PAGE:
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IEET > Security > Cyber > Military > Staff > Marcelo Rinesi

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I Want Autonomous Killer Drones: A Personal View


Marcelo Rinesi
By Marcelo Rinesi
Ethical Technology

Posted: Dec 5, 2012

They are a not a great idea in absolute terms, but they are not worse, and can be made better, than the human-in-the-loop status quo.

Nb. This is a personal opinion piece, and doesn’t necessarily reflect the position of the IEET. For a contrasting opinion, read an article at io9 from IEET Fellow George Dvorsky about a proposed Executive Order Establishing Limits on Autonomous Weapons Capable of Initiating Lethal Force drafted by IEET Fellow Wendell Wallach from the Yale Interdisciplinary Center for Bioethics (Wallach will be a panelist in the Dec. 10 Terminating the Terminator discussion panel).

One of arguments most frequently used against Lethal Autonomous Systems (I’ll use the vernacular “autonomous killer drones”) is their lack of built-in ethical constraints. It is often suggested that we must develop and implement robust ethical self-control systems prior to deploying any autonomous killer drone. The counterargument is obvious: have you seen what already happens in human-driven battlefields? Empirically, soldiers’ ethical constraints are anything but foolproof (naturally so, given their training and the context of war); there’s no reason to think even buggy software will be worse, and software, at least, can be debugged and improved.

A more indirect argument along the same lines is that, by removing humans from the “trigger” — which these days is as digitally mediated as any program would be — there isn’t a direct focus of responsibility, which might make atrocities easier. But despite (to put a naive spin on it) official policy in developed armies, civilian collateral deaths and maiming occur all the time, and seldom if ever do the trigger-pushers, or their commanding officers, face charges. This is not to say that atrocities are ubiquitous; they aren’t, but it’s not the presence of a human pressing the trigger what limits them, or what fails when they do happen.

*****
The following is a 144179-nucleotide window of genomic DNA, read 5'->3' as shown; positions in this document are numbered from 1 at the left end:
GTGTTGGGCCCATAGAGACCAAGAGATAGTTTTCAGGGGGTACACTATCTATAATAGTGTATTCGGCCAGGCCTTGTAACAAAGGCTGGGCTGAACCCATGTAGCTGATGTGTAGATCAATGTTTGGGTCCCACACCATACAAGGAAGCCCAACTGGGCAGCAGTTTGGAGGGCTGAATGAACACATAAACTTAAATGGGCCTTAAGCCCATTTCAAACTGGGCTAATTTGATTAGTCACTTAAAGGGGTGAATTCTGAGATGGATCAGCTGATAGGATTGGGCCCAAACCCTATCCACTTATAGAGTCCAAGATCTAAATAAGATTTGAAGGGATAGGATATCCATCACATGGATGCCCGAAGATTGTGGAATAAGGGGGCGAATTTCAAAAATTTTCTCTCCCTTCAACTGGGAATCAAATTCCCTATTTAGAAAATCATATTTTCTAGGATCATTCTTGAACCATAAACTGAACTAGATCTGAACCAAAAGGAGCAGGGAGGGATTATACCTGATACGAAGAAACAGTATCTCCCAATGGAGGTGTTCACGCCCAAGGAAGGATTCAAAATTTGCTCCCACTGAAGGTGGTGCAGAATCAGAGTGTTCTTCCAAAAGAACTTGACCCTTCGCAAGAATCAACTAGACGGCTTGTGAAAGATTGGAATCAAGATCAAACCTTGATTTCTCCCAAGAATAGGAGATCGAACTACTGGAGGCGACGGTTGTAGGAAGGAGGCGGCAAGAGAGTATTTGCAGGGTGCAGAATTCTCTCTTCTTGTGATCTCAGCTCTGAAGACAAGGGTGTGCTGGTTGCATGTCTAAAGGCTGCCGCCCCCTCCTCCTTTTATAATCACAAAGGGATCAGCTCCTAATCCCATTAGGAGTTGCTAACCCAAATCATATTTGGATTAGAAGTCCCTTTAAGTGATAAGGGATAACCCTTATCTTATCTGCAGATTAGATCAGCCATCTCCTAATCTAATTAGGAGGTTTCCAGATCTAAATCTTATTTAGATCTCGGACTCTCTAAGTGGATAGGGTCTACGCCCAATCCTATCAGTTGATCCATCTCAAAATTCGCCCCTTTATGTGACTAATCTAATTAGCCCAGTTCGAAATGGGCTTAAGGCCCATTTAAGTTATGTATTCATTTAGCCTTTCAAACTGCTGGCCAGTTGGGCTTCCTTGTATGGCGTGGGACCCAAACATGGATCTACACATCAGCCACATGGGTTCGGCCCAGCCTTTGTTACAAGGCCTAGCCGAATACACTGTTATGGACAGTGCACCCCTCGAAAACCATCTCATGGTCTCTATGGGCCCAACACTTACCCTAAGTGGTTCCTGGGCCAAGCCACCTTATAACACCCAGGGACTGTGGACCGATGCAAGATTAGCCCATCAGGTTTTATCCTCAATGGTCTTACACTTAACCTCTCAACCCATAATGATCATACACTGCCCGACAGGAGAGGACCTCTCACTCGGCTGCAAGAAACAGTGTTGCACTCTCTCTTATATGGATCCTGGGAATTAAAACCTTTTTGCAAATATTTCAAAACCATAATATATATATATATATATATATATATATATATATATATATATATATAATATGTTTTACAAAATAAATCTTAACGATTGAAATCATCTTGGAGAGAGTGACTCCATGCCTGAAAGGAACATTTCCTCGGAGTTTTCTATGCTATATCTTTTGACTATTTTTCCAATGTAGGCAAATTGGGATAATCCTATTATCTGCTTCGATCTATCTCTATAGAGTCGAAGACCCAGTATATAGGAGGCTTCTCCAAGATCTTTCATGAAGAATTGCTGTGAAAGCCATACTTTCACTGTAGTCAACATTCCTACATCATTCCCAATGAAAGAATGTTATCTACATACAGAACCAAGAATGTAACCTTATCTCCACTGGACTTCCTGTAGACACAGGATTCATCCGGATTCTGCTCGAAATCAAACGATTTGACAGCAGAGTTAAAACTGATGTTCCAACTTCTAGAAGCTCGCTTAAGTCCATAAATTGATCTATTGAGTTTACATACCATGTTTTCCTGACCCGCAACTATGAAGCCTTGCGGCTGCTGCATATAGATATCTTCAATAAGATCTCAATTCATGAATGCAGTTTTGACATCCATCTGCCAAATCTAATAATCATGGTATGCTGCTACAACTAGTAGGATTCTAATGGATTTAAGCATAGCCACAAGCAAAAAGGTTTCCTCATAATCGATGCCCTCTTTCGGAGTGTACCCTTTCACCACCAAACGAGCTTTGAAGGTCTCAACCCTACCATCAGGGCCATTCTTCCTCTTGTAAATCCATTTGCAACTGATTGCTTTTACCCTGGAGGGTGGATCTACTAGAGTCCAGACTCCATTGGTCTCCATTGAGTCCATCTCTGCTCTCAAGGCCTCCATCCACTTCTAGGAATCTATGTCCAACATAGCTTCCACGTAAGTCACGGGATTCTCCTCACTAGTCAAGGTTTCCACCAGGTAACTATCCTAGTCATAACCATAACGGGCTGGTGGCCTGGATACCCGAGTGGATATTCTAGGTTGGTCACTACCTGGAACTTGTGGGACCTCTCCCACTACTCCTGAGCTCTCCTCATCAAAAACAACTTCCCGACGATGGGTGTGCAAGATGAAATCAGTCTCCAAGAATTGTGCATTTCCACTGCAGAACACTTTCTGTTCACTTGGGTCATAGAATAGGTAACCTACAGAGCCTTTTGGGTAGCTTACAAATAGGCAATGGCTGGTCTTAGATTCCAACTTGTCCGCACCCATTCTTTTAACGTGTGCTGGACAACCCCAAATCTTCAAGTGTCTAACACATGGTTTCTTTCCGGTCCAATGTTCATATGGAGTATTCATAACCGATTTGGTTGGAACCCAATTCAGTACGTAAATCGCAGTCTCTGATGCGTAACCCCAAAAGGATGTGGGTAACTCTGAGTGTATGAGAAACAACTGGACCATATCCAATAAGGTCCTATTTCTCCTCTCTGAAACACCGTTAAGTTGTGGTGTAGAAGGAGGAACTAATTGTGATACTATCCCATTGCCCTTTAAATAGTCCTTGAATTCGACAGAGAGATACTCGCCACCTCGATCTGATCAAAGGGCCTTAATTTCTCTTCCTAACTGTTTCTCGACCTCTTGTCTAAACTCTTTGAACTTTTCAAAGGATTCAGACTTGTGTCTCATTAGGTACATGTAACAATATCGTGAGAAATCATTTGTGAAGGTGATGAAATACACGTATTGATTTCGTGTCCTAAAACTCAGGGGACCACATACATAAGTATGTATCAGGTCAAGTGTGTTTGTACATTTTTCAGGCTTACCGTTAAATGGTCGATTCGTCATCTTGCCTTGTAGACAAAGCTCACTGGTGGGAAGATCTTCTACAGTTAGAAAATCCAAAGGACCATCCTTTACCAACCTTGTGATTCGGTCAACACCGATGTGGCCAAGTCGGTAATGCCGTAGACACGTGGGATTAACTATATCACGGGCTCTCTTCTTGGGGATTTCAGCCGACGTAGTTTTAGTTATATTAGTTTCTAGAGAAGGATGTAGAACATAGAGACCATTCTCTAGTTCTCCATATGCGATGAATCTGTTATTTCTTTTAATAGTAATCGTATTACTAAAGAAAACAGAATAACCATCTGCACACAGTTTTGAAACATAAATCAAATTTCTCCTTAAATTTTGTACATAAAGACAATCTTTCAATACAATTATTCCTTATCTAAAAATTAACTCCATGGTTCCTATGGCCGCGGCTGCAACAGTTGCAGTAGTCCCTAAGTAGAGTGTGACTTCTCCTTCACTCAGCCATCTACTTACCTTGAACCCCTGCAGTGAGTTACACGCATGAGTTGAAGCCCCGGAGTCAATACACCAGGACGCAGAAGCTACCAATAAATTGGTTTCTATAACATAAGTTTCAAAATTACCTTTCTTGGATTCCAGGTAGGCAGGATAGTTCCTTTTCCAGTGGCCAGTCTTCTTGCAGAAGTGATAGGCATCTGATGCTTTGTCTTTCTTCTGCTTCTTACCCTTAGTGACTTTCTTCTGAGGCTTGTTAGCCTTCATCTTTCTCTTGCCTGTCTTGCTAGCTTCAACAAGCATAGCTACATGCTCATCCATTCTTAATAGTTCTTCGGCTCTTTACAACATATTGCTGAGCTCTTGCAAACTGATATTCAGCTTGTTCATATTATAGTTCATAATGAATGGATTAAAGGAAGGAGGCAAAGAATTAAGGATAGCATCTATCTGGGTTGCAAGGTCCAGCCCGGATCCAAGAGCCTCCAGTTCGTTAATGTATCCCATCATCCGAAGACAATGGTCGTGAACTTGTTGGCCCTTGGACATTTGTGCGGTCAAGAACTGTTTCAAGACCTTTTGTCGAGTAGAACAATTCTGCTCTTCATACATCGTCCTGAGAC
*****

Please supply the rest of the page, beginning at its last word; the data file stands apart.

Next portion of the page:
Perhaps the emotional underpinning to our resistance to autonomous killer drones is simply that we are used to humans killing humans; creating another entity with a certain level of perceived agency (as if standard self-guided missiles didn’t already run complex algorithms) with the capability to kill us feels somehow as adding a completely new danger, even if in absolute terms your likelihood of death hasn’t changed. This sort of ecological self-protection is understandable, but lacks sense once it’s made explicit: if you’re being killed, that it was a fellow human who did it is scant consolation.

Ultimately, the problem of having a killer drone flying over your head is nothing but the problem of having a killer anything flying over your head. The fact of killing by specifically trained and organized groups of people with the explicit backing of their societies is where has always lied, and should continue to lay, the locus of ethical concern.


Marcelo Rinesi is the Assistant Director of the IEET. He is also a Data Analyst at Zauber.
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COMMENTS


“A more indirect argument along the same lines is that, by removing humans from the “trigger” — which these days is as digitally mediated as any program would be — there isn’t a direct focus of responsibility, which might make atrocities easier. But despite (to put a naive spin on it) official policy in developed armies, civilian collateral deaths and maiming occur all the time, and seldom if ever do the trigger-pushers, or their commanding officers, face charges. This is not to say that atrocities are ubiquitous; they aren’t, but it’s not the presence of a human pressing the trigger what limits them, or what fails when they do happen.”